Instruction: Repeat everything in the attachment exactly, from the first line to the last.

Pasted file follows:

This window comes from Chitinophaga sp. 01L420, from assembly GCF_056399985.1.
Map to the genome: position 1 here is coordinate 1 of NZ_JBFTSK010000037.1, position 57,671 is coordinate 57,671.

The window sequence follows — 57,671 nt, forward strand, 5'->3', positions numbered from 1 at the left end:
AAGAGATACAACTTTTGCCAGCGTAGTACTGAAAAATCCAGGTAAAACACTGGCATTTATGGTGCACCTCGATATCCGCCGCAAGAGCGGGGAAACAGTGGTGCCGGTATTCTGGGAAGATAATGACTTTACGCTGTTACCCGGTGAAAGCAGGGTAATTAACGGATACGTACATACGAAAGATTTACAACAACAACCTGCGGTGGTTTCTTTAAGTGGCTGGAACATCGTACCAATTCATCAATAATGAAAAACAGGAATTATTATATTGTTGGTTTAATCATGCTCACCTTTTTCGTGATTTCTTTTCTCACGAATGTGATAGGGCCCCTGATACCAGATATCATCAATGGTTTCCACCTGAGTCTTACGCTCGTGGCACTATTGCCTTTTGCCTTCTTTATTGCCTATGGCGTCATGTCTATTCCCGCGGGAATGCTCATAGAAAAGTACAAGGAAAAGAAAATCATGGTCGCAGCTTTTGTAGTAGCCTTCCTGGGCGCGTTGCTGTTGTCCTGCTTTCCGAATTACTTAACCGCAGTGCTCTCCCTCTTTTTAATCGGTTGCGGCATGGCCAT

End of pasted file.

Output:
This window comes from Chitinophaga sp. 01L420, from assembly GCF_056399985.1.
Map to the genome: position 1 here is coordinate 1 of NZ_JBFTSK010000037.1, position 57,671 is coordinate 57,671.

The window sequence follows — 57,671 nt, forward strand, 5'->3', positions numbered from 1 at the left end:
AAGAGATACAACTTTTGCCAGCGTAGTACTGAAAAATCCAGGTAAAACACTGGCATTTATGGTGCACCTCGATATCCGCCGCAAGAGCGGGGAAACAGTGGTGCCGGTATTCTGGGAAGATAATGACTTTACGCTGTTACCCGGTGAAAGCAGGGTAATTAACGGATACGTACATACGAAAGATTTACAACAACAACCTGCGGTGGTTTCTTTAAGTGGCTGGAACATCGTACCAATTCATCAATAATGAAAAACAGGAATTATTATATTGTTGGTTTAATCATGCTCACCTTTTTCGTGATTTCTTTTCTCACGAATGTGATAGGGCCCCTGATACCAGATATCATCAATGGTTTCCACCTGAGTCTTACGCTCGTGGCACTATTGCCTTTTGCCTTCTTTATTGCCTATGGCGTCATGTCTATTCCCGCGGGAATGCTCATAGAAAAGTACAAGGAAAAGAAAATCATGGTCGCAGCTTTTGTAGTAGCCTTCCTGGGCGCGTTGCTGTTGTCCTGCTTTCCGAATTACTTAACCGCAGTGCTCTCCCTCTTTTTAATCGGTTGCGGCATGGCCAT